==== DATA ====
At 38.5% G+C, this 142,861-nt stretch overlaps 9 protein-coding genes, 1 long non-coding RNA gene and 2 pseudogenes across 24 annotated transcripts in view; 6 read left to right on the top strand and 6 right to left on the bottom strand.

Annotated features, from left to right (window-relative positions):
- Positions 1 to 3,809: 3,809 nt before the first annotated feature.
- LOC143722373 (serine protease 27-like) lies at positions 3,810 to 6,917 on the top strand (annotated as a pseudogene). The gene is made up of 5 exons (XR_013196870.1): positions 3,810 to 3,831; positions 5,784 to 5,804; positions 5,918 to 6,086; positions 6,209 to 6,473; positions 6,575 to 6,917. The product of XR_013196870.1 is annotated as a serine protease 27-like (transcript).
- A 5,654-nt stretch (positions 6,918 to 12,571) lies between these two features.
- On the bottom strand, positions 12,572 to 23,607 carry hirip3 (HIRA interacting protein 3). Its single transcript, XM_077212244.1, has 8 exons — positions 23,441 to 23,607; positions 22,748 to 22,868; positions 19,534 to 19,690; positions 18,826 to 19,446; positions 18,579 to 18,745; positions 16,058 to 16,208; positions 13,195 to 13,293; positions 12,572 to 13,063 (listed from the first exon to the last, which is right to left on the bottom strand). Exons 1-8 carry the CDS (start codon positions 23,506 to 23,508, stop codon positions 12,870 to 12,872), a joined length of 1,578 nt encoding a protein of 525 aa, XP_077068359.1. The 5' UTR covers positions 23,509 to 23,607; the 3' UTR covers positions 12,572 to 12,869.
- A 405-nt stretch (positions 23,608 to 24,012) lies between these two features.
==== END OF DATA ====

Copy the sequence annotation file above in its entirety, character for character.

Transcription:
At 38.5% G+C, this 142,861-nt stretch overlaps 9 protein-coding genes, 1 long non-coding RNA gene and 2 pseudogenes across 24 annotated transcripts in view; 6 read left to right on the top strand and 6 right to left on the bottom strand.

Annotated features, from left to right (window-relative positions):
- Positions 1 to 3,809: 3,809 nt before the first annotated feature.
- LOC143722373 (serine protease 27-like) lies at positions 3,810 to 6,917 on the top strand (annotated as a pseudogene). The gene is made up of 5 exons (XR_013196870.1): positions 3,810 to 3,831; positions 5,784 to 5,804; positions 5,918 to 6,086; positions 6,209 to 6,473; positions 6,575 to 6,917. The product of XR_013196870.1 is annotated as a serine protease 27-like (transcript).
- A 5,654-nt stretch (positions 6,918 to 12,571) lies between these two features.
- On the bottom strand, positions 12,572 to 23,607 carry hirip3 (HIRA interacting protein 3). Its single transcript, XM_077212244.1, has 8 exons — positions 23,441 to 23,607; positions 22,748 to 22,868; positions 19,534 to 19,690; positions 18,826 to 19,446; positions 18,579 to 18,745; positions 16,058 to 16,208; positions 13,195 to 13,293; positions 12,572 to 13,063 (listed from the first exon to the last, which is right to left on the bottom strand). Exons 1-8 carry the CDS (start codon positions 23,506 to 23,508, stop codon positions 12,870 to 12,872), a joined length of 1,578 nt encoding a protein of 525 aa, XP_077068359.1. The 5' UTR covers positions 23,509 to 23,607; the 3' UTR covers positions 12,572 to 12,869.
- A 405-nt stretch (positions 23,608 to 24,012) lies between these two features.